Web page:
L'Oreal Professionnel. Photo / Supplied

Hot Hair Trends To Know, According To The Experts

Silver hues, blunt cuts and careful conditioning — top stylists share what's next for hair in 2019

After a long hot summer chances are your hair is a little worse for wear. Dry, fluffy, frazzled even. The red carpet and Instagram feed of ultra-long falls, perky mid-length styles and edgy androgynous crops isn’t reflected in the mirror.

Colour has become cantankerous as condition has faded. No wonder that this is the time of year when hair stylists say women are most likely to consider shaking up their look. On-trend hair accessories may prove a welcome distraction, but the underlying issues can’t always be hidden by a head scarf.

READ: Winter Hair Care Tips from Gigi Hadid's Stylist

Instead, sorting condition, shaping up, and choosing a flattering or fun colour is the way to go. The sort of bonding treatments used to push colour results while better safeguarding and strengthening the hair against damage are also becoming more commonly used as standalone services to restore surface smoothness and gloss. Internationally and locally, top stylists are talking about a growing demand for stronger, shorter, blunt shapes to bring new bounce to bobs and lobs.

Where length is retained it is styled for a more free-flowing rather than tousled or dead straight effect. Curls are also on the come-back, as distinct from overly obvious mermaid waves. It’s about embracing a natural type of texture rather than cultivating artifice. That’s why the easy-to-wear softly layered fringe isn’t going anywhere. Neither is highlighting, but it’s being done more subtly. How then to explain the return of retro sharp bangs and bold block colour — not to mention the morphing of neon brights to dirty pastels and platinum blonde to silver grey — well it’s a merry-go-round of choice, driven by social media crazes and a growing appetite for experimentation across the age groups. The underlying direction is one of polished ease aligned with a focus on hair health, but it’s all open for individual interpretation.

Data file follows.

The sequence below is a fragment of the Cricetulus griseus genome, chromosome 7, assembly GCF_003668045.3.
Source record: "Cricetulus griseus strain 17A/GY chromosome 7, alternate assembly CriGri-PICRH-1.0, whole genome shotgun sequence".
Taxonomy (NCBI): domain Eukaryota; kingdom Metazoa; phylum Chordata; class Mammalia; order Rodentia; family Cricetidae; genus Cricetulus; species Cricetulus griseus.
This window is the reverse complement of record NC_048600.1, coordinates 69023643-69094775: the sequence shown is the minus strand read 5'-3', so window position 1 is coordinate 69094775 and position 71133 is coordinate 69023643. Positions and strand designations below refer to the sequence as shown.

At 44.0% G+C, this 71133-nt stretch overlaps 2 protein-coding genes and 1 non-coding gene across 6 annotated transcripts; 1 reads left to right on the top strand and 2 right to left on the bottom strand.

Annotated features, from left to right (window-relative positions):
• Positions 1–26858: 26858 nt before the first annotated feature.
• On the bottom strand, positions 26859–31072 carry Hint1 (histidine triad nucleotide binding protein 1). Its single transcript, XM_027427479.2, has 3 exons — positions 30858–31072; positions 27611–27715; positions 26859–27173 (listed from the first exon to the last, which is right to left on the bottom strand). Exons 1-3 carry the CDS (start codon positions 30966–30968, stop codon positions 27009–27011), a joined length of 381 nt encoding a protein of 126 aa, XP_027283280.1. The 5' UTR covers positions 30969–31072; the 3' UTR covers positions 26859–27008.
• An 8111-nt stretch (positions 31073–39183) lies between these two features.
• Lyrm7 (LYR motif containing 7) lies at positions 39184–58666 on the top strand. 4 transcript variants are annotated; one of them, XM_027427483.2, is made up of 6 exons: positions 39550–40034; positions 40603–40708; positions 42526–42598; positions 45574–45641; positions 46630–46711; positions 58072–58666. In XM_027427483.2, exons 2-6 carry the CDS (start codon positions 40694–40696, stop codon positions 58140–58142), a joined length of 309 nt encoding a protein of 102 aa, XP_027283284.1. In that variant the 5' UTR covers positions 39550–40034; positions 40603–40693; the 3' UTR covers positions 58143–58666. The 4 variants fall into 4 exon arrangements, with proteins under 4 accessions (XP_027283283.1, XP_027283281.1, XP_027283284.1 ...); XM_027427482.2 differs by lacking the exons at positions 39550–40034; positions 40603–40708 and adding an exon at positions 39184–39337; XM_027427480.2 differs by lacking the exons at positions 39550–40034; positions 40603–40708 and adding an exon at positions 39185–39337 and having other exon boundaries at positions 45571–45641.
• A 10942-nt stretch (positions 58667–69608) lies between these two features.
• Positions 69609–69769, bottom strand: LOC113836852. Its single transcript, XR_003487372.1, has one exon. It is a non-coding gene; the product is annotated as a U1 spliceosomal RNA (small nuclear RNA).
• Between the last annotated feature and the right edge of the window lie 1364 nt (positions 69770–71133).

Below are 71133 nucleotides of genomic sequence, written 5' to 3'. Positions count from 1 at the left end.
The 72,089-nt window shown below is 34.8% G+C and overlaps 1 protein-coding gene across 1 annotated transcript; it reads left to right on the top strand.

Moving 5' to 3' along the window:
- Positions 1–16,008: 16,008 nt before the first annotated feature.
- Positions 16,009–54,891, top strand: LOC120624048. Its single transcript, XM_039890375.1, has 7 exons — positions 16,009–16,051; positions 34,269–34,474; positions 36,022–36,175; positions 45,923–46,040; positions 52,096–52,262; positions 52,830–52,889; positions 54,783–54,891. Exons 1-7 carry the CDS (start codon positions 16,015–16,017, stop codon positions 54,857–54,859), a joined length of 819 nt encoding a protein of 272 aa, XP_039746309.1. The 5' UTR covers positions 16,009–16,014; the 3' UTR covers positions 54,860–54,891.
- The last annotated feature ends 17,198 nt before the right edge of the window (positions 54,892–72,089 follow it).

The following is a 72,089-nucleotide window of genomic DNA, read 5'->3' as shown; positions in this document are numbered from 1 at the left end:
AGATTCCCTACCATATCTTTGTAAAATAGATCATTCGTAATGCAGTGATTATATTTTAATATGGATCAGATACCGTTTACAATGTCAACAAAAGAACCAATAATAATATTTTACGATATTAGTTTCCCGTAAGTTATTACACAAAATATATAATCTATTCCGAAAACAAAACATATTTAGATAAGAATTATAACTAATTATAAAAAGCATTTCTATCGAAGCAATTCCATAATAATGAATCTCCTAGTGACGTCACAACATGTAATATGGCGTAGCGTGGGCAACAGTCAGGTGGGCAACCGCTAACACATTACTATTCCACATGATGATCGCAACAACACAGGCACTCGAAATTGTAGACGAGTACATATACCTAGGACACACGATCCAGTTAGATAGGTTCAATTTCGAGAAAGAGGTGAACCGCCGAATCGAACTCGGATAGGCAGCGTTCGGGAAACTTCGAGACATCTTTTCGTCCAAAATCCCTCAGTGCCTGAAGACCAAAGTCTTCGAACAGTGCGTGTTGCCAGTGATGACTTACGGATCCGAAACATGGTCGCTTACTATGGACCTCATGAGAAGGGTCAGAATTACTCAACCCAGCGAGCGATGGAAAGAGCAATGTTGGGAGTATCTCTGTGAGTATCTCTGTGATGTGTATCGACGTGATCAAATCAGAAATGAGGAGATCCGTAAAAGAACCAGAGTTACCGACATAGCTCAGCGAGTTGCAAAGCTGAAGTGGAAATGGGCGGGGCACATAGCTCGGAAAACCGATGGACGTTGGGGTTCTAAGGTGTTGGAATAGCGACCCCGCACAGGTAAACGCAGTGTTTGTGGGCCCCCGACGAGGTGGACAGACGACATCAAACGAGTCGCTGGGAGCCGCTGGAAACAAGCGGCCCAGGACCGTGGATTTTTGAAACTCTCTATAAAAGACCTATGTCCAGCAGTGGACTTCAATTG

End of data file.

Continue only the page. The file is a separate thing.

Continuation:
Moroccan Oil for The Blonds NY A/W19. Photo / Jason Carter Rinaldi

Ryder’s salon director Greg Murrell: We’re getting lots of women moving out of the long hair and balayage default by changing their length to shoulder length or even shorter to jaw length. A sense of structure is maintained but the hair is freed up internally in the shape without using layers.

Stephen Marr salon director Stephen Marr: Volume and a focus on straighter, more beautiful shine.

Sebastian Professional Australia/New Zealand creative director and owner of French Revolver Studio Brad Lepper: Seventies bangs and blunt long bobs and a soft layer are here to stay. It’s all to do with texture and bringing focus back to the eye. Mixed with a structured haircut (long bob) your hair will look healthy, this allows your texture to become controlled. Summery beach textured hair is still massive. But hair that looks more “done/undone” offers both control and movement, but not all tonged or dressed out like in the olden days.

READ: Why The Fashion of The 1970s Is Still Influencing Today's Designers

Dharma salon co-director Sara Allsop: I’m into extreme opposites at the moment. I’m loving clean, strong geometric lines on bobs and fringes and then in a complete contrast I love really undone hair too. So I’d like to see more lived-in “dirty” hair for winter or clean sleek beautiful finishes.

Servilles platinum stylist Ezra Serville: Shorter styles will be very strong, bobs and pixie shapes are really fun to wear. Through styling, people are after volume and soft, straight hair or a slight wave.